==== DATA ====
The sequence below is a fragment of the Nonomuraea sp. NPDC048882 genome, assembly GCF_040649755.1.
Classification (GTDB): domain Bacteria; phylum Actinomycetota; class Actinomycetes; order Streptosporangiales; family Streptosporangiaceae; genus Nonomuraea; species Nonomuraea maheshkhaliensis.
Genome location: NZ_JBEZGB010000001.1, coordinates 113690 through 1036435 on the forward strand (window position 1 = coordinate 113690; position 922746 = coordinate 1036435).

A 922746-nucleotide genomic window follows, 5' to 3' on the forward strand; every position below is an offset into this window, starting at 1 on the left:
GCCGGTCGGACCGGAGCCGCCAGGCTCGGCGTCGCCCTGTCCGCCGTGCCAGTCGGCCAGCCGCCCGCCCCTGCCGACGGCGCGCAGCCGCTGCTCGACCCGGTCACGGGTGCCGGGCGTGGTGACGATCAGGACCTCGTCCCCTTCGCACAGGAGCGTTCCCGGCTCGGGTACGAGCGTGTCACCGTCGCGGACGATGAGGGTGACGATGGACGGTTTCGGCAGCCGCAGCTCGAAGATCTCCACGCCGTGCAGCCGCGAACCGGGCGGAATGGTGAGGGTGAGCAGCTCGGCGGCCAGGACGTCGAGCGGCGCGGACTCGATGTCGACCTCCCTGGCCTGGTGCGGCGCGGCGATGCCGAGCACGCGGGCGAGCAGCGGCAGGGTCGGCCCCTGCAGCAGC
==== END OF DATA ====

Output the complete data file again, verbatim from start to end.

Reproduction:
The sequence below is a fragment of the Nonomuraea sp. NPDC048882 genome, assembly GCF_040649755.1.
Classification (GTDB): domain Bacteria; phylum Actinomycetota; class Actinomycetes; order Streptosporangiales; family Streptosporangiaceae; genus Nonomuraea; species Nonomuraea maheshkhaliensis.
Genome location: NZ_JBEZGB010000001.1, coordinates 113690 through 1036435 on the forward strand (window position 1 = coordinate 113690; position 922746 = coordinate 1036435).

A 922746-nucleotide genomic window follows, 5' to 3' on the forward strand; every position below is an offset into this window, starting at 1 on the left:
GCCGGTCGGACCGGAGCCGCCAGGCTCGGCGTCGCCCTGTCCGCCGTGCCAGTCGGCCAGCCGCCCGCCCCTGCCGACGGCGCGCAGCCGCTGCTCGACCCGGTCACGGGTGCCGGGCGTGGTGACGATCAGGACCTCGTCCCCTTCGCACAGGAGCGTTCCCGGCTCGGGTACGAGCGTGTCACCGTCGCGGACGATGAGGGTGACGATGGACGGTTTCGGCAGCCGCAGCTCGAAGATCTCCACGCCGTGCAGCCGCGAACCGGGCGGAATGGTGAGGGTGAGCAGCTCGGCGGCCAGGACGTCGAGCGGCGCGGACTCGATGTCGACCTCCCTGGCCTGGTGCGGCGCGGCGATGCCGAGCACGCGGGCGAGCAGCGGCAGGGTCGGCCCCTGCAGCAGC